8. #8
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    Ones released from prison and they satisfy all the requirements of their probation, then Yes, their right to keep an bear arms for defence of life, liberty and property should be restored.

    My .02

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    CCJ
    " I detest hypocrites and their Hypocrisy" I support Liberty for each, for all, and forever".
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  9. #9
    Regular Member Jack House's Avatar
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    Quote Originally Posted by twoskinsonemanns View Post
    If someone is trust worthy enough to be let out of their cage then the should not have their gun rights taken from them. If they can't be trusted with a gun they shouldn't be let out into society in the first place
    My thoughts exactly. One of the biggest arguments we use for not banning guns other than they are our right is that criminals will always have them. Prohibiting felons from owning guns just means the law abiding former felons will be prohibited while the career criminal will still have a gun.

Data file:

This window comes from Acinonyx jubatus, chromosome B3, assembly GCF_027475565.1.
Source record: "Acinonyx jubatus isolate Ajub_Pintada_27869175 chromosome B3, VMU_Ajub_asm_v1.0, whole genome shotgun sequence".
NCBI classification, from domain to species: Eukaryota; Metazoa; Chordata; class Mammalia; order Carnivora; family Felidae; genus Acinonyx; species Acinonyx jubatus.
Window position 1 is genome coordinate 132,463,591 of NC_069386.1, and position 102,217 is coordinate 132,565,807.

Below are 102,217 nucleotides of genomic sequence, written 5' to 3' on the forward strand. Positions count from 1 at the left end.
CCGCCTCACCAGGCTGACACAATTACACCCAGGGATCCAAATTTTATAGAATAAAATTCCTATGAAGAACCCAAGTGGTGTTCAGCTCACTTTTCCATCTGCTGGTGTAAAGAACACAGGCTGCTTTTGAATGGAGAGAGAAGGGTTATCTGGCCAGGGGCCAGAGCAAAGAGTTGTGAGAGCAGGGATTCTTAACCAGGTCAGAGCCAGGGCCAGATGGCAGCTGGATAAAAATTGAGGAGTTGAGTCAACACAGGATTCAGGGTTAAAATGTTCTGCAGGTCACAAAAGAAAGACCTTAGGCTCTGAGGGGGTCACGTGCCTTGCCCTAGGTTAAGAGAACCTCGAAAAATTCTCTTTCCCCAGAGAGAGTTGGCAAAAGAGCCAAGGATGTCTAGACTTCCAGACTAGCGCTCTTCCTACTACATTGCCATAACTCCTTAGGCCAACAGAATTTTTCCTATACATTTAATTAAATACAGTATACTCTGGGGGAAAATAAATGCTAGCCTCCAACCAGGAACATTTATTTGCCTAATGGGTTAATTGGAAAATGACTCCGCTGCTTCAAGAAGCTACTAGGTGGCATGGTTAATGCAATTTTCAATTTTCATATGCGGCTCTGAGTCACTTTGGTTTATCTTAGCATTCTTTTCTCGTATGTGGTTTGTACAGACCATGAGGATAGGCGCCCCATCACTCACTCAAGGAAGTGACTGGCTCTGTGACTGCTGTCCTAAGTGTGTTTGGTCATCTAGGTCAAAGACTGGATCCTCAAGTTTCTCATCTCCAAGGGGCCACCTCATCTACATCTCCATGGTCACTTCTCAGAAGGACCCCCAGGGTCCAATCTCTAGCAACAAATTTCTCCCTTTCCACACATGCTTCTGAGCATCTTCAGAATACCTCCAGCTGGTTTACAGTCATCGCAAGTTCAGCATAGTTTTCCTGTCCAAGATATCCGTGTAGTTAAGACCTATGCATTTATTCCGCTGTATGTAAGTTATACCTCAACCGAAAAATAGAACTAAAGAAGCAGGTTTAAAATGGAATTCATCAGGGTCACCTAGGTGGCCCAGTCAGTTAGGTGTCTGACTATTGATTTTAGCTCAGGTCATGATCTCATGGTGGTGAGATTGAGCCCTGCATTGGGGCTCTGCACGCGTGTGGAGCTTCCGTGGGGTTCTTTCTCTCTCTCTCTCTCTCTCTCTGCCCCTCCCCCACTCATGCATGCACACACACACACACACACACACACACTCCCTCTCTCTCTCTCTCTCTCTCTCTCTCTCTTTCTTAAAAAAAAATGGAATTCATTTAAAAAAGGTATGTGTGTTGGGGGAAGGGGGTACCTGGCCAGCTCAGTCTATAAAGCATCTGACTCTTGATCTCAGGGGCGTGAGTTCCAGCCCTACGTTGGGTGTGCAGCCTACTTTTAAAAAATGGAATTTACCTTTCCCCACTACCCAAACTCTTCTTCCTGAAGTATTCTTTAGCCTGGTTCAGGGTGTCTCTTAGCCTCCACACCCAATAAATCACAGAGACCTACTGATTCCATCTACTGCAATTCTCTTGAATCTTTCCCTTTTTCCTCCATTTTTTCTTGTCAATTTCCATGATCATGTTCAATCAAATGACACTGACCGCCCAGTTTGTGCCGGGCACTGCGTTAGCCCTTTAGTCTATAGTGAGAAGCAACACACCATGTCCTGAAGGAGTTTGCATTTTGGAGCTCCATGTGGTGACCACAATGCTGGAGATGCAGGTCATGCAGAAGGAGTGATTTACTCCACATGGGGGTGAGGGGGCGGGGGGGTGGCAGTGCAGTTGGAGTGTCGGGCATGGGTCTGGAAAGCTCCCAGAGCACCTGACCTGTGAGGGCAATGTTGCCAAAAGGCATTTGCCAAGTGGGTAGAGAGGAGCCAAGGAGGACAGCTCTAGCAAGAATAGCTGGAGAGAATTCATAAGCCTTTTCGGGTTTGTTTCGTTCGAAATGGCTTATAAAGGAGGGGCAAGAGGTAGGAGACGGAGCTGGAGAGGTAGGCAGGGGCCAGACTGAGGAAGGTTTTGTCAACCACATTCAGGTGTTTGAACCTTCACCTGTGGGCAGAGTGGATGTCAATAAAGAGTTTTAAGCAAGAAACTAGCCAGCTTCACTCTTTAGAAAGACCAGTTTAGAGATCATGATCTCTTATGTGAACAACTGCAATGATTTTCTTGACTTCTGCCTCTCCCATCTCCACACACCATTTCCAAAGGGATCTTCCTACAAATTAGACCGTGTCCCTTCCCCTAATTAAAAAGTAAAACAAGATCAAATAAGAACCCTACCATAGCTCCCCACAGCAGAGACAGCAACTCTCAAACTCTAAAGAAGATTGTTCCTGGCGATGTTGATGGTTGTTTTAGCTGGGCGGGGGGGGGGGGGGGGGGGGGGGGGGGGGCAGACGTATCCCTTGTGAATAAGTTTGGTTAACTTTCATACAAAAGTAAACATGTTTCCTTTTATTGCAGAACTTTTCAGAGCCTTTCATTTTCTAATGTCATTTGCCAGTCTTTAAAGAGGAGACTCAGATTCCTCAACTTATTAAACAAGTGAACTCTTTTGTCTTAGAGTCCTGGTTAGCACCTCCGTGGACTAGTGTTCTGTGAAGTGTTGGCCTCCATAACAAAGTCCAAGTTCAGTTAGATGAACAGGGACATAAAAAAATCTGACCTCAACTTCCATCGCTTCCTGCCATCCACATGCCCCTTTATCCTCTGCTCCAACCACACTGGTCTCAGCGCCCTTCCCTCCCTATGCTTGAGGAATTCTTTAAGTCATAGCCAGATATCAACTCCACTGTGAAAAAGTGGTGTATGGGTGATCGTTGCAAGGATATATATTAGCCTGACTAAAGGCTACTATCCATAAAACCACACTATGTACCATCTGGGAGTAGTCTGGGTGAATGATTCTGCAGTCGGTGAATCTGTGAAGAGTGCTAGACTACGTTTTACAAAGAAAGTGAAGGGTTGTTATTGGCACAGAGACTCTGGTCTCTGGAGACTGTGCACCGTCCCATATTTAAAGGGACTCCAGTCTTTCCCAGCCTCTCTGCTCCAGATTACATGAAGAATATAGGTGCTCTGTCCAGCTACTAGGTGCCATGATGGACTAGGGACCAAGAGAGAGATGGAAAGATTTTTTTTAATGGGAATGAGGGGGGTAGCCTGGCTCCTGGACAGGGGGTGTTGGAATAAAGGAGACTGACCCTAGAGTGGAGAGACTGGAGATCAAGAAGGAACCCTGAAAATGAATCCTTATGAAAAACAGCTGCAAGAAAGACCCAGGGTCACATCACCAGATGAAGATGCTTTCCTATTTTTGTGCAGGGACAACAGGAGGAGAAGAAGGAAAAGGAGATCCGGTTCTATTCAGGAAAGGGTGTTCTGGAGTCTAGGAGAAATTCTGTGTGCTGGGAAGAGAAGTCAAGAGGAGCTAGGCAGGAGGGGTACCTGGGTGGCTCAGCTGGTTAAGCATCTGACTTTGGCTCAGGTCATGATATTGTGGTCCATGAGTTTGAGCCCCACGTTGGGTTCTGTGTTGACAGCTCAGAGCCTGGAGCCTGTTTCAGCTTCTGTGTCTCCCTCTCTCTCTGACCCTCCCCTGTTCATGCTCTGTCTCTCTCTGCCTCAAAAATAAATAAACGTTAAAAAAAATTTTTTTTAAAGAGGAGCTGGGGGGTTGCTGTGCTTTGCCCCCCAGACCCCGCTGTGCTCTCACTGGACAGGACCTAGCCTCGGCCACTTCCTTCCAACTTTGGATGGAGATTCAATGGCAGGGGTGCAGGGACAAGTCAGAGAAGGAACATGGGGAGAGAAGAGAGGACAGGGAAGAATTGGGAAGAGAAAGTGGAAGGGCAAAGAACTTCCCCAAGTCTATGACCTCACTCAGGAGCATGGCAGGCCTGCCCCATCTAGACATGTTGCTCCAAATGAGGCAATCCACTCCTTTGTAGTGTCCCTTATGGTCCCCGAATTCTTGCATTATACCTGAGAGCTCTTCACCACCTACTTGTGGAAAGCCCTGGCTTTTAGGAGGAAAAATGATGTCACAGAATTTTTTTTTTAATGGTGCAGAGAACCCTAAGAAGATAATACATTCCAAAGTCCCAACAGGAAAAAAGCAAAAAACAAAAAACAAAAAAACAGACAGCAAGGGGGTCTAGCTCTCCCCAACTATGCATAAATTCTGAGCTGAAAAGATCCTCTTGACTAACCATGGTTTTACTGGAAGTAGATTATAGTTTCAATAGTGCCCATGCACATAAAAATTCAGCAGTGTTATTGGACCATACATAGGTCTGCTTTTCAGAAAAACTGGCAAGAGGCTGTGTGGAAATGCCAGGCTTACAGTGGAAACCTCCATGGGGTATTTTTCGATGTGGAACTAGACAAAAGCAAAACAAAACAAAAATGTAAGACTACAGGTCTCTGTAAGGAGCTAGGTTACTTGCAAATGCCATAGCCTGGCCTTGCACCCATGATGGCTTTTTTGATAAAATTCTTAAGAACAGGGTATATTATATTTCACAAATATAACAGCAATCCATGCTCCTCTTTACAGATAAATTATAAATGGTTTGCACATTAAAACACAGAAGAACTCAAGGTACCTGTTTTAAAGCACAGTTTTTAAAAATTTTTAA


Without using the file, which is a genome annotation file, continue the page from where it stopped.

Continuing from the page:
10. #10
    Regular Member cjohnson44546's Avatar
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    I answered yes... but the choices are pretty bad.

    It really depends on the person and what crimes they committed. Should all felons be banned from owning guns.... no.... should most, yes. While on parole, yes, in almost every case... Its a case by case basis. Also, violent felons should spend a lot longer in prison or have a lot harsher punishments... I think we go way too easy on them.

  11. #11
    Regular Member Freedom1Man's Avatar